The impact of falling crude oil prices
Iron ore and crude oil were the worst-performing commodities of 2014. Both are down to more than five-year lows, having lost close to half of their value since the start of 2014.
Brent crude oil is trading at $61 per barrel compared to $114 per barrel in June 2014. WTI (or West Texas Intermediate) crude oil is trading at $50 per barrel compared to $106 per barrel in June 2014.
Impact on companies
Any significant fall in crude oil prices greatly impacts iron ore companies engaged in seaborne trade. This is because oil prices affect shipping rates.
Companies also have energy costs to consider. A fall in crude oil prices leads to savings in this area. As such, Rio Tinto (RIO) will positively benefit from lower oil prices due to savings on raw materials and freight costs.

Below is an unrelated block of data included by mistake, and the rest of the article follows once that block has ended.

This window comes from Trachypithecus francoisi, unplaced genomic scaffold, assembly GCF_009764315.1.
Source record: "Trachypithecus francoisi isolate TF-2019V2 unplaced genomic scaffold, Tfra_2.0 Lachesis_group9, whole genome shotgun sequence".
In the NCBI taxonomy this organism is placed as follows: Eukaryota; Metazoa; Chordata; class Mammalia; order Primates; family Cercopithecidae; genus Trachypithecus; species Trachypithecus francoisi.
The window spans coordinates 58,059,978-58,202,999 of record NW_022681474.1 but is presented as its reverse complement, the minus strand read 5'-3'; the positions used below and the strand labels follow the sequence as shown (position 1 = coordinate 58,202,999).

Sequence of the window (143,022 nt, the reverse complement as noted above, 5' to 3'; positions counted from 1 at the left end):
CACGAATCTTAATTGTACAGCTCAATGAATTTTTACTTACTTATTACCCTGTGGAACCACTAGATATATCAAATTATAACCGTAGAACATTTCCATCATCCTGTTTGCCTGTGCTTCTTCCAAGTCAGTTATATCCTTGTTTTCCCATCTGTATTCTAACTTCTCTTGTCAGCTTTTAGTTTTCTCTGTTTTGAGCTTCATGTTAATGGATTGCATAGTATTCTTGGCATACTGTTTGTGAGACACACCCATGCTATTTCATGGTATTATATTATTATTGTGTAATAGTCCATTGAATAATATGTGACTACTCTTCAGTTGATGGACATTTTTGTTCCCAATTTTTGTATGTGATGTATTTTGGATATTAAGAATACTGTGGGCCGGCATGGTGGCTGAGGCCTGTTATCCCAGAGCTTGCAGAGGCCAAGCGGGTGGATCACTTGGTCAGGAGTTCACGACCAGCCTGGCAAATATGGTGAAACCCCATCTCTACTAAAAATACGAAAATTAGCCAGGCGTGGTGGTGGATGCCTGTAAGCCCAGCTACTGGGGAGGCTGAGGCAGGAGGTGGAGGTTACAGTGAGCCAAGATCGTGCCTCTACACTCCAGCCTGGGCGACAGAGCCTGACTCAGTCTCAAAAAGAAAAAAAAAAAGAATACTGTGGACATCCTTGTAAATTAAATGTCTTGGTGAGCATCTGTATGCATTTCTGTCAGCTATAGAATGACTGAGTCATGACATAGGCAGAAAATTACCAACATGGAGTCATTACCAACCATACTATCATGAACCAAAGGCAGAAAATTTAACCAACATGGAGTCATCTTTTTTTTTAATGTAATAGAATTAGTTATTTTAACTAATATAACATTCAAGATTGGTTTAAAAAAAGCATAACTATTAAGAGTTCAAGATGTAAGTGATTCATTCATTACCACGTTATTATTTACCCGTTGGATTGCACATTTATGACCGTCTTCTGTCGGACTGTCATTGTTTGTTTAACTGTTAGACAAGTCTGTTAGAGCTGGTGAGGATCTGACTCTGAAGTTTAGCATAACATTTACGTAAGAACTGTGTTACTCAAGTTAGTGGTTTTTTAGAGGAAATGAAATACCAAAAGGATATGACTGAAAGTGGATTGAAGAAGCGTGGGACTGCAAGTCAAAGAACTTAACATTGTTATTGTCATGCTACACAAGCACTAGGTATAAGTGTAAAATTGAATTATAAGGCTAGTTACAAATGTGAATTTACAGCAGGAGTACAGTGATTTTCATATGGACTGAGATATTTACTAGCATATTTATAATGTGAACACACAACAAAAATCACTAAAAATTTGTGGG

On the other hand, declining crude oil prices are like a double-edged sword for BHP Billiton (BHP). For this company, oil prices cut both ways. Close to 22% of BHP’s earnings relate to its petroleum division, so any significant fall will lead to losses there.
Overall, falling oil prices are positively impacting iron ore players, including Vale SA (VALE) and Cliffs Natural Resources (CLF). The quantum of benefit also depends on the hedging used on fuel exposure.
The iShares MSCI Global Metals & Mining Producers ETF (PICK) is an efficient way to get exposure to this sector without having to choose individual companies. All listings of RIO form 11.7% of PICK’s holdings. The SPDR S&P Metals & Mining ETF (XME) also invests metals and mining companies.